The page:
BBC World Service, 6 September 2009
This contemporary morality-play showed how a combination of arrogance
and self-interest led to the collapse of the merchant bank Lehman Brothers. Rather than adjusting themselves to straitened
financial circumstances, traders continued to speculate wildly - as result, the bank overheated and went bust. Had anyone
paused to reflect on the consequences of their actions, then perhaps the debacle could have been avoided. But such considerations
are unimportant in the get-rich-quick world of high finance. Caryl Churchill's Serious Money (1987)
satirized the yuppies, who openly paraded their wealth both inside and outside the workplace. The Day That Lehman Died
showed what can happen in an unregulated stock market where everyone strives to make a financial killing.
Solon created a male-dominated world, whose members jostled for promotion and pecuniary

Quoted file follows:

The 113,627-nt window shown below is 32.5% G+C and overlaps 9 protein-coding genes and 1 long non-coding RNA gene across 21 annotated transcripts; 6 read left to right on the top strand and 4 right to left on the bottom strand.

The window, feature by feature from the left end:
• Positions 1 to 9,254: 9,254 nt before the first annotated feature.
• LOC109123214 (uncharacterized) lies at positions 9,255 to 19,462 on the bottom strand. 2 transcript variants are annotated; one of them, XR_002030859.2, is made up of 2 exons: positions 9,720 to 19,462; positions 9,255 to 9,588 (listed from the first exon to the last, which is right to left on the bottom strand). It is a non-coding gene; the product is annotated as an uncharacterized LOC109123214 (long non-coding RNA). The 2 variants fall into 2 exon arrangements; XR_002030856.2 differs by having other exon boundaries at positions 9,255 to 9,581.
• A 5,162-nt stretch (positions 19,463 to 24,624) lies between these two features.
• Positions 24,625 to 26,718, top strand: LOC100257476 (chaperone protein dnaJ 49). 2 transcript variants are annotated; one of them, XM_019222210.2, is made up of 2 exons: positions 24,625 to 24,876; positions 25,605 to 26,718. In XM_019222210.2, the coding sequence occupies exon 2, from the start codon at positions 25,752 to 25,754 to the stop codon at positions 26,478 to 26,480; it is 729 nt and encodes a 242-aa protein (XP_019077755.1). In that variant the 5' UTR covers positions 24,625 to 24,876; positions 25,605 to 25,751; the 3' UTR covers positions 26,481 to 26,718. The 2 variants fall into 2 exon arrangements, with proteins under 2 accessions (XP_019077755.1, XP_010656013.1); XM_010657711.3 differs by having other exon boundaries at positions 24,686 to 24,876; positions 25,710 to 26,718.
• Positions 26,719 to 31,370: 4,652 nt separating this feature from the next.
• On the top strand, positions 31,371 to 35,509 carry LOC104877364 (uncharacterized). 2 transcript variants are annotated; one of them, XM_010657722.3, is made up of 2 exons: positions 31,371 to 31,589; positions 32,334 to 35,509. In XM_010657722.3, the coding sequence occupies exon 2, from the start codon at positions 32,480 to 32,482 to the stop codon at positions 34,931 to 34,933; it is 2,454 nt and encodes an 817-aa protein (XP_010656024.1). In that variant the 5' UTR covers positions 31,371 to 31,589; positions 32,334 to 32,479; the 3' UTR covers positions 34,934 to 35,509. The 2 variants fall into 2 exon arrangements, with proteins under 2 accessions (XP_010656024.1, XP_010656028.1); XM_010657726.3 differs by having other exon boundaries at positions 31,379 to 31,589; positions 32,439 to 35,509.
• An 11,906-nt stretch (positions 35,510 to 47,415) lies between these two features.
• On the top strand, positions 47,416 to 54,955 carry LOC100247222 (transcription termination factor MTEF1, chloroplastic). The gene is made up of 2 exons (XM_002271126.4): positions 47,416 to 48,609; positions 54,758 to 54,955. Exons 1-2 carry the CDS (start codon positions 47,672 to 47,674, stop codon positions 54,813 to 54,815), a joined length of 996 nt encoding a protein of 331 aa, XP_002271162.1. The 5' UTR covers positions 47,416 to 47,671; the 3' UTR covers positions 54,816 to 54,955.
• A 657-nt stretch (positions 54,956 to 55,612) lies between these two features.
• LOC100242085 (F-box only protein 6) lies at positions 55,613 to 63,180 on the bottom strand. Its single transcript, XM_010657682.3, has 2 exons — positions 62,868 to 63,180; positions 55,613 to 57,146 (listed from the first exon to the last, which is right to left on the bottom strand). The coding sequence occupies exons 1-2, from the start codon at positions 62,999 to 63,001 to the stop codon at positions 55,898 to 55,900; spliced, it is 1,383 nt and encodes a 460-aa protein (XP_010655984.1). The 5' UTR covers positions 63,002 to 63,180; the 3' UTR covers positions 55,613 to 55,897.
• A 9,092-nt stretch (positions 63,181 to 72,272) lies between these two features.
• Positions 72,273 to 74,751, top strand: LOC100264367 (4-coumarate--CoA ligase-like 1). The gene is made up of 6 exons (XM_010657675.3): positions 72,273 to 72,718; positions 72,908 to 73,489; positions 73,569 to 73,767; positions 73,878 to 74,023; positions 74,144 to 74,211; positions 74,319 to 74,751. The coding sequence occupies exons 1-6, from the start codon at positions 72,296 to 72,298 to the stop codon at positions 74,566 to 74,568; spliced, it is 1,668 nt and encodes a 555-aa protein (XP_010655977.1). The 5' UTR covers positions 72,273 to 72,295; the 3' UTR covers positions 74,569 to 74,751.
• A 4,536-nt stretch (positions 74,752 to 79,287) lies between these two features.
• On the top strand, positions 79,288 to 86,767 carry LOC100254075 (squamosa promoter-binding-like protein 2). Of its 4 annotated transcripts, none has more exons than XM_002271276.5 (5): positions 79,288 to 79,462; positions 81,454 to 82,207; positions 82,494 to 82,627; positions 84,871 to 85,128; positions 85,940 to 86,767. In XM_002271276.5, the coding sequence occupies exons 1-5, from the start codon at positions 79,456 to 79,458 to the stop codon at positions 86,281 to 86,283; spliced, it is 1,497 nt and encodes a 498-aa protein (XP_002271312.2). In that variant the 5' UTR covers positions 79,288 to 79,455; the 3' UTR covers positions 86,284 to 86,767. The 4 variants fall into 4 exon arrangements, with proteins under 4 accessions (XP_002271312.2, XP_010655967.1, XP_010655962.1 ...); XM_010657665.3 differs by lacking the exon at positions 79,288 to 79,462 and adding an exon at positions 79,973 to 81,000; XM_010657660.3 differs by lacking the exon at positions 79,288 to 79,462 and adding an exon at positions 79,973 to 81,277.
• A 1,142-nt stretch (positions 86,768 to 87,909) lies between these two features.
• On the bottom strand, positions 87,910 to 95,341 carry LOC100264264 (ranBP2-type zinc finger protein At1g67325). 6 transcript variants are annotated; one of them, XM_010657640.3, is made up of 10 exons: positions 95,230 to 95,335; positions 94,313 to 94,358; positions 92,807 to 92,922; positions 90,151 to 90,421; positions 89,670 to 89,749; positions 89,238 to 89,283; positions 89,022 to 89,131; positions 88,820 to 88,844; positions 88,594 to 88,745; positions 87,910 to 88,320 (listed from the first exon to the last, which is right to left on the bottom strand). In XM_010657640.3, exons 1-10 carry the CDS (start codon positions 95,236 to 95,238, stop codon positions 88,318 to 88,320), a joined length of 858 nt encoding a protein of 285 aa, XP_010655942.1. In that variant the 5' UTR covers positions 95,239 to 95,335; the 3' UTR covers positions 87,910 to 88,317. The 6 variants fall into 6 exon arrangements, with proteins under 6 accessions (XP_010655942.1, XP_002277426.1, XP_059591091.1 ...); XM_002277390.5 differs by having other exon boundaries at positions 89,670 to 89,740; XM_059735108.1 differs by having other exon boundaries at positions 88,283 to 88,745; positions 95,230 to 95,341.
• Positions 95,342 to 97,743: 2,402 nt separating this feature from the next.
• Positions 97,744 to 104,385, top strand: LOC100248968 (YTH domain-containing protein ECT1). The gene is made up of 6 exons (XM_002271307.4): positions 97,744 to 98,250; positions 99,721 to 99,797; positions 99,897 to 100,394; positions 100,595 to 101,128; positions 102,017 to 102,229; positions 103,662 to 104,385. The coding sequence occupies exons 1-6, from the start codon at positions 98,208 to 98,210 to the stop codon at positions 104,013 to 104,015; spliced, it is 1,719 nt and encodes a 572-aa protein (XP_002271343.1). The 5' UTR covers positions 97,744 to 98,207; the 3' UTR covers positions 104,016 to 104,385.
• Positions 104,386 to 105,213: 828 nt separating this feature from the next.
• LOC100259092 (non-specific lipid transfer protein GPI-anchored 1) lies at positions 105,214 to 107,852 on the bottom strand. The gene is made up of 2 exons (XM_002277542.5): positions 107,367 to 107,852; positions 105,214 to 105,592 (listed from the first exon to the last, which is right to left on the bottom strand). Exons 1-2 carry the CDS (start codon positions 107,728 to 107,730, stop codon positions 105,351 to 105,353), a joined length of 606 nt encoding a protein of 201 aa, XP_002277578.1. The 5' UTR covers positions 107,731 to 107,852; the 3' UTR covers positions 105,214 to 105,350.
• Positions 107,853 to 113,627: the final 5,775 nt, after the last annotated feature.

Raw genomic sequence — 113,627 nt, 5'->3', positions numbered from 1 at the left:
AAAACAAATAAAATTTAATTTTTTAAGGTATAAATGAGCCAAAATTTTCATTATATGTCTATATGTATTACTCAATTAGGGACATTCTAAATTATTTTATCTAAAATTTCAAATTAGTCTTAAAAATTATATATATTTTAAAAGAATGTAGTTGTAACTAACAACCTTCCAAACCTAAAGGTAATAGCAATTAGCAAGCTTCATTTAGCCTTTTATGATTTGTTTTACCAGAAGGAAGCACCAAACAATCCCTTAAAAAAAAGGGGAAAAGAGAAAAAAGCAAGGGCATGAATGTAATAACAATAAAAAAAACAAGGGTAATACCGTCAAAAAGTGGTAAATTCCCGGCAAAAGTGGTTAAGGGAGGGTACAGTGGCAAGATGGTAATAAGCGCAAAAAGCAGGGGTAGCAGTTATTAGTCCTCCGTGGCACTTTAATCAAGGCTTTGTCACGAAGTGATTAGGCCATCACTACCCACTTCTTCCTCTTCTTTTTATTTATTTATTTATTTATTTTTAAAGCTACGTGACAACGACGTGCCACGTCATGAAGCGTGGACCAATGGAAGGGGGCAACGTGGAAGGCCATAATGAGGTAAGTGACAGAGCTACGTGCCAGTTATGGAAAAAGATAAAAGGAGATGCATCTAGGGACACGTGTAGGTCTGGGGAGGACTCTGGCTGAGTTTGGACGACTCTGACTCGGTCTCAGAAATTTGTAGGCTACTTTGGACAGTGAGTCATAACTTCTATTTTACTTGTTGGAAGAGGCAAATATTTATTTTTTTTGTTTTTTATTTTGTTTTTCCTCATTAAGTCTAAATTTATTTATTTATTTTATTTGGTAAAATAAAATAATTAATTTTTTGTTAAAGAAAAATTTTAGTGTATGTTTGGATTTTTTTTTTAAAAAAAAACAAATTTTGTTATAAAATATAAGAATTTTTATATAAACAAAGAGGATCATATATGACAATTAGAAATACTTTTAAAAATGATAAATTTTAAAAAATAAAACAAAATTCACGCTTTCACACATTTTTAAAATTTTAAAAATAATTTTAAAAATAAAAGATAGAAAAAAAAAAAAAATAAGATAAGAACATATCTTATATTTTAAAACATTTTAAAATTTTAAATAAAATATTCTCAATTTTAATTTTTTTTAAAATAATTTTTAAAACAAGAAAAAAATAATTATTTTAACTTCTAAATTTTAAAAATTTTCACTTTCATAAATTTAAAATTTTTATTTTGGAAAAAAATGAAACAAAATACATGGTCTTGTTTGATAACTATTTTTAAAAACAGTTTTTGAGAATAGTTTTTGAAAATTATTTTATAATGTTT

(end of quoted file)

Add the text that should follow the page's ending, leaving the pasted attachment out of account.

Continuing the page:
rewards. No one remained content with their lot; this was considered soft - and hence unmanly. This world-view also meant
that no one thought about the consequences of their actions; it was just 'bad luck' that they were ruined financially. More
damagingly, the traders complacently assumed that the American government would bail them out - after all, no politician
would want to see such a long-established institution go to the wall. As things turned out, this is precisely what did
happen, proving beyond doubt the wisdom of thinking before leaping.
This cautionary tale of boom and bust was performed by a cast led by John Shea
and directed by John Dryden.